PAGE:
yes, it was common for houses to have faux wood finishes;tat the time the labor to apply the finish was much less than the cost of the real wood species. The quality of graining varied too; in "high-visibility" portions of a home, the graining would be finer than in, say servant's quarters. It's a shame the owner of that house didn't opt for a touch-up job. Burl is actually one of the easier finishes to do as there is no real "pattern" Birds eye is also a fun one to create. The most difficult is the quarter-sawn grains, as there are at least two patterns at the same time. I did one once by applying the lighter cross grains, a thin clear coat and then the main grain. If you don't have a deadline, or a profit motive, it's actually a fun process since you can always "start over" until the clear coat is applied.
I have also managed to save original graining on metal where the loss is primarily the clear coat crazing and hiding the grain by a careful cleaning of the surface and then an application of new clear.

Author:  LiveWire [ Thu Nov 03, 2016 1:39 pm ]
Post subject:  Re: grained steel

The museum in Duluth has a former Missabe business car with this done to great effect. I'm not sure where the restoration took place, however.

Author:  Randy Hees [ Thu Nov 03, 2016 2:55 pm ]
Post subject:  Re: grained steel

Graining was somewhat common, both in railroad cars and in homes. In railroad cars it was part of the fire proof car movement... (steel doesn't burn) while in houses, it was both a way to use a cheaper wood, and a way of changing wood specie to match fashion. To some extent Victorians considered it playful to fool you by using graining.

At is core, it is a subtractive process. You first paint a base color (typically a tan or yellow) let dry, then apply a colored glaze, then remove most of the glaze with a mix of tools, including graining combs, graining rollers (for pine) or just a dry paint brush.

Added detail such as knots or "lights" (as found in quarter sawn oak) can be simulated using a feather, or burlap or a rag.

It was meant to be a quick and simple process, but in some cases people added an additional layer, with a black wash... in any case once done you varnish it...

As noted early steel cars frequently were grained. We have an 1882 wooden narrow gauge car at SPCRR which was originally grained as mahogany, but later c.1904 was grained as oak.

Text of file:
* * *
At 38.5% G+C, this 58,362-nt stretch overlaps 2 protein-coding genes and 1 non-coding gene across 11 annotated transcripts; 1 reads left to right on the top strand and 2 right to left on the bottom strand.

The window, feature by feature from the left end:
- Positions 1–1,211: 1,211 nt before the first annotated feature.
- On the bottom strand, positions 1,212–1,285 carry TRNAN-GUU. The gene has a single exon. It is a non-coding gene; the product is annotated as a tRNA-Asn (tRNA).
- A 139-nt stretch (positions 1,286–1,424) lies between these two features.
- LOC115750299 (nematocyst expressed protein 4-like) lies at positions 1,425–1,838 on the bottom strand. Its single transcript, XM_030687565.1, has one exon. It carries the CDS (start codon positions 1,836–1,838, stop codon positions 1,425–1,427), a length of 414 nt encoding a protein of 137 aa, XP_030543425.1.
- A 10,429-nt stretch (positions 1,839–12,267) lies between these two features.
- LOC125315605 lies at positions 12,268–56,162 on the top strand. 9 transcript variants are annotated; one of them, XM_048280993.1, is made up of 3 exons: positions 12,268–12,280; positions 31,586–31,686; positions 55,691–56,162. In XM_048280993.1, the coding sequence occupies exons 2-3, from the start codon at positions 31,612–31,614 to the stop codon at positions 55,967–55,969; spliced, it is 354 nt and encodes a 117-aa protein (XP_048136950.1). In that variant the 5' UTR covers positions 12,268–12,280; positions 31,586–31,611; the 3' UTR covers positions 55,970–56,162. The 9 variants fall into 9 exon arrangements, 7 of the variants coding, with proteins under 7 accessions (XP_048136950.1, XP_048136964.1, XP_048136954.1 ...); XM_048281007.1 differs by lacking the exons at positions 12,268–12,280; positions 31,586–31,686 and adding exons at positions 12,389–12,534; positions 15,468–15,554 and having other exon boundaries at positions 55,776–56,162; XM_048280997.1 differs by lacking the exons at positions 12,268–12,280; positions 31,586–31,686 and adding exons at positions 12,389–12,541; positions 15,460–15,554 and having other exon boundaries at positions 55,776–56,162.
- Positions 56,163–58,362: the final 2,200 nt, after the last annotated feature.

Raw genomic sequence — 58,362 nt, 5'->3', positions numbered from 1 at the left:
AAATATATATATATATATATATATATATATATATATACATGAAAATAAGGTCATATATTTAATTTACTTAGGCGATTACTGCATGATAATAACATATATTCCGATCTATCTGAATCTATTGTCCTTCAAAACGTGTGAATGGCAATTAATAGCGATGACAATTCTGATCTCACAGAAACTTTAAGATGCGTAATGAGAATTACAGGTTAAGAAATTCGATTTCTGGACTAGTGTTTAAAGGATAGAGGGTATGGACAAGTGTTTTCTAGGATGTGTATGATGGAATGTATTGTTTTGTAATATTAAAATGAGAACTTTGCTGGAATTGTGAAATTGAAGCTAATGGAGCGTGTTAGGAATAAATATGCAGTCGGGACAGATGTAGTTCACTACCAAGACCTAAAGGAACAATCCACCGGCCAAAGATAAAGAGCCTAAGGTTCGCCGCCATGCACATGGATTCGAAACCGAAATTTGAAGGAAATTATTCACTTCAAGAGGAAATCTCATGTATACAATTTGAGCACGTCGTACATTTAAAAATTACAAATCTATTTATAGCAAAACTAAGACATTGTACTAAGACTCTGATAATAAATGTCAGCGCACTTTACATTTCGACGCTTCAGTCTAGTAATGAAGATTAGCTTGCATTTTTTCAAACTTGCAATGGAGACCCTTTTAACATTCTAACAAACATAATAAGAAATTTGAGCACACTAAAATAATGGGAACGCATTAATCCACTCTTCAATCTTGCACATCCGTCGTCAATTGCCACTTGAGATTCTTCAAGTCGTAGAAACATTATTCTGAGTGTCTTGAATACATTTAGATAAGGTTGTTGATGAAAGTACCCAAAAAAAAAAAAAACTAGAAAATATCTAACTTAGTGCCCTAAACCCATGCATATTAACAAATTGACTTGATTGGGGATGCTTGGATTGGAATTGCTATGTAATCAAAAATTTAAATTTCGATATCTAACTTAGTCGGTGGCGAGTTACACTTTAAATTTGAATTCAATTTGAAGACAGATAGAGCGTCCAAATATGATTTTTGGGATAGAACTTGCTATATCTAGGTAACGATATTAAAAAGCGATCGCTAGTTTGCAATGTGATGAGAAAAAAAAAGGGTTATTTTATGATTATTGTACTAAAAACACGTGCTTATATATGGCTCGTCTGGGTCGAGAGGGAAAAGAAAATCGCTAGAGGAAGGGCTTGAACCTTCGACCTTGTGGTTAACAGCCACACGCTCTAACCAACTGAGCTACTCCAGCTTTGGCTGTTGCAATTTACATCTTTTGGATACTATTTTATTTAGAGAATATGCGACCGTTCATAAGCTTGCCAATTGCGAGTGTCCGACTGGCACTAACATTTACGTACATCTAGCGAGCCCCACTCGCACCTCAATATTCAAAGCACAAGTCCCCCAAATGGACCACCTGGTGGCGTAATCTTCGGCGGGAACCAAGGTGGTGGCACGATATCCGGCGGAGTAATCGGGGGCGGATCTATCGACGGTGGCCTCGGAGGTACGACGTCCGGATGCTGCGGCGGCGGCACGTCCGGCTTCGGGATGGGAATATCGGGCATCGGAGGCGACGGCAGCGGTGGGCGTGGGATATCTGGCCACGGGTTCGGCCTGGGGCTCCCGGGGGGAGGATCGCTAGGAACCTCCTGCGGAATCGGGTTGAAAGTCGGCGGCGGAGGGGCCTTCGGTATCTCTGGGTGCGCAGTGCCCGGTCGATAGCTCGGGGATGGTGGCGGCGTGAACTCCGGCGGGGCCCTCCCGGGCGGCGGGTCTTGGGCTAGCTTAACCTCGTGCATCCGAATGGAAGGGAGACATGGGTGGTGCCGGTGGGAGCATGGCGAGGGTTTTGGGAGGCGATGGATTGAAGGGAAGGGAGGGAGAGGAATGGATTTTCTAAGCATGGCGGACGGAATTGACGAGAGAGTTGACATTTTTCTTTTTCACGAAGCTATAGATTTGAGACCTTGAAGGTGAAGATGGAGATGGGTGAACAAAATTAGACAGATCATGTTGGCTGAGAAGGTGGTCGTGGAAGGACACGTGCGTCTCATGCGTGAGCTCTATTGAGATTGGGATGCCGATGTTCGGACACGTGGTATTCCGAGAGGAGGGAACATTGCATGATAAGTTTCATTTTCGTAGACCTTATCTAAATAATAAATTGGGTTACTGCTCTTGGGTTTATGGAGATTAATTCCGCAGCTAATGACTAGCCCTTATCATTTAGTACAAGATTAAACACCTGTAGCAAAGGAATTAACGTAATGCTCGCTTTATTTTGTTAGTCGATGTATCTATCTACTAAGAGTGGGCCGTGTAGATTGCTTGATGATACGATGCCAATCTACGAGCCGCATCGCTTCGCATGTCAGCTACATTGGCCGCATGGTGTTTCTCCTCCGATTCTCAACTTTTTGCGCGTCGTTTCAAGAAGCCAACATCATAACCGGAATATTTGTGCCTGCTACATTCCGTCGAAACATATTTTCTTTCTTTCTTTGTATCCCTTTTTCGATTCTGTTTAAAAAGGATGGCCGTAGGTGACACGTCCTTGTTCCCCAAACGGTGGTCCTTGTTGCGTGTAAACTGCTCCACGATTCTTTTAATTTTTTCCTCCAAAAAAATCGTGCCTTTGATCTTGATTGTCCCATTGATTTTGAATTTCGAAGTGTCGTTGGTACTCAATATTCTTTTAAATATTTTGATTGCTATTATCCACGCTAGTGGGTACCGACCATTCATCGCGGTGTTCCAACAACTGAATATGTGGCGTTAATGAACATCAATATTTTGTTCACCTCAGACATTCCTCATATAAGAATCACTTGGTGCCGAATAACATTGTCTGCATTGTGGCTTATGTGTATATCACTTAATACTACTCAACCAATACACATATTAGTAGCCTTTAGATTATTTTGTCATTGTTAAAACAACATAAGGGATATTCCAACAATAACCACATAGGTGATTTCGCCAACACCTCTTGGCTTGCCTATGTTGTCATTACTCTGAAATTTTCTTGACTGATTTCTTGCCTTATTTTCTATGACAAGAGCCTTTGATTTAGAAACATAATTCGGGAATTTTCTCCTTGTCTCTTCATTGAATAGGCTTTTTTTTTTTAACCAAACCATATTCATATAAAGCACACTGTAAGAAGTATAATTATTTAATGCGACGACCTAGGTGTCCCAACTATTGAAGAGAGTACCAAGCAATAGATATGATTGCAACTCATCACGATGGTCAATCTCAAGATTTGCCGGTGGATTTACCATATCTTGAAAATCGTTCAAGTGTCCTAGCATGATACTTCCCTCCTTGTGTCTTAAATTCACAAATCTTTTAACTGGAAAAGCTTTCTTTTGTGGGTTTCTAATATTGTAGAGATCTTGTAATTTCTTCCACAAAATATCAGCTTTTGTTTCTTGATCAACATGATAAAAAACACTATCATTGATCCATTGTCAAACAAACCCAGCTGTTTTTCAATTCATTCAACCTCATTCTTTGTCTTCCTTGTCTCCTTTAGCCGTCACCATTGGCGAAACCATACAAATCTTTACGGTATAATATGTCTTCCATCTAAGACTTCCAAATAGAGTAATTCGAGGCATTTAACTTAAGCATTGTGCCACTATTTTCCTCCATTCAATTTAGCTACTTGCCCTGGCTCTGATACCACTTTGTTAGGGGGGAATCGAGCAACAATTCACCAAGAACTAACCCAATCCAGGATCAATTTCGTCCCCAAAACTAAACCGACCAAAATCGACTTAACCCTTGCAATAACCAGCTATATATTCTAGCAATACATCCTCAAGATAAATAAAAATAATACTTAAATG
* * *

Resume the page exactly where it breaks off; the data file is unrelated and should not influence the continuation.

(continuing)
Author:  Steve DeGaetano [ Thu Nov 03, 2016 4:28 pm ]
Post subject:  Re: grained steel

Not just homes and passenger cars: The North Carolina State Capitol building, completed in 1840, used graining on its interior doors.

Author:  Bob Davis [ Sun Nov 06, 2016 8:13 pm ]
Post subject:  Re: grained steel

The reference to 30s cars (automobiles) with wood-grain finish reminded my of my dad's 1941 Chevy, with its fake wood-looking trim on the interior. Moving forward to the 1950s, as real "woodie wagons" disappeared from the showrooms, fake wood trim (much cheaper) was applied to station wagons. Getting into recent history: Not sure if this was a factory option or an after-market item, but I've seen several Chrysler PT Cruisers here in the Los Angeles area with fake wood trim. So if one is interested in applying wood-looking finish as part of a railway car restoration, it might be good to check with people in the vintage-car preservation community.

Author:  ted66 [ Thu Nov 10, 2016 12:14 am ]
Post subject:  Re: grained steel

Naturally I am aware of the SN #1020 at the Western Railway Museum that has grained steel. But I was looking for examples of other museums that have done that kind of work.

Further looking reveals the Canadian Museum of rail Travel at Cranbrook, BC has restored the grained steel in their steel cars.

As noted above, the painters who did the work, were almost able to reach the level of fine artists!

Ted Miles, Western Railway Museum

Author:  ted66 [ Mon Nov 14, 2016 5:36 pm ]
Post subject:  Re: grained steel

I looked at the Lake Superior Railroad Museum in Duluth; which has a fine collection of mostly steel passenger cars.

They do not seem to have been discussed much in these pages. Among other things, they have a couple of restored street scenes in their train shed. One of the very few restoration villages as part of a railroad museum, as far as I know.

Ted Miles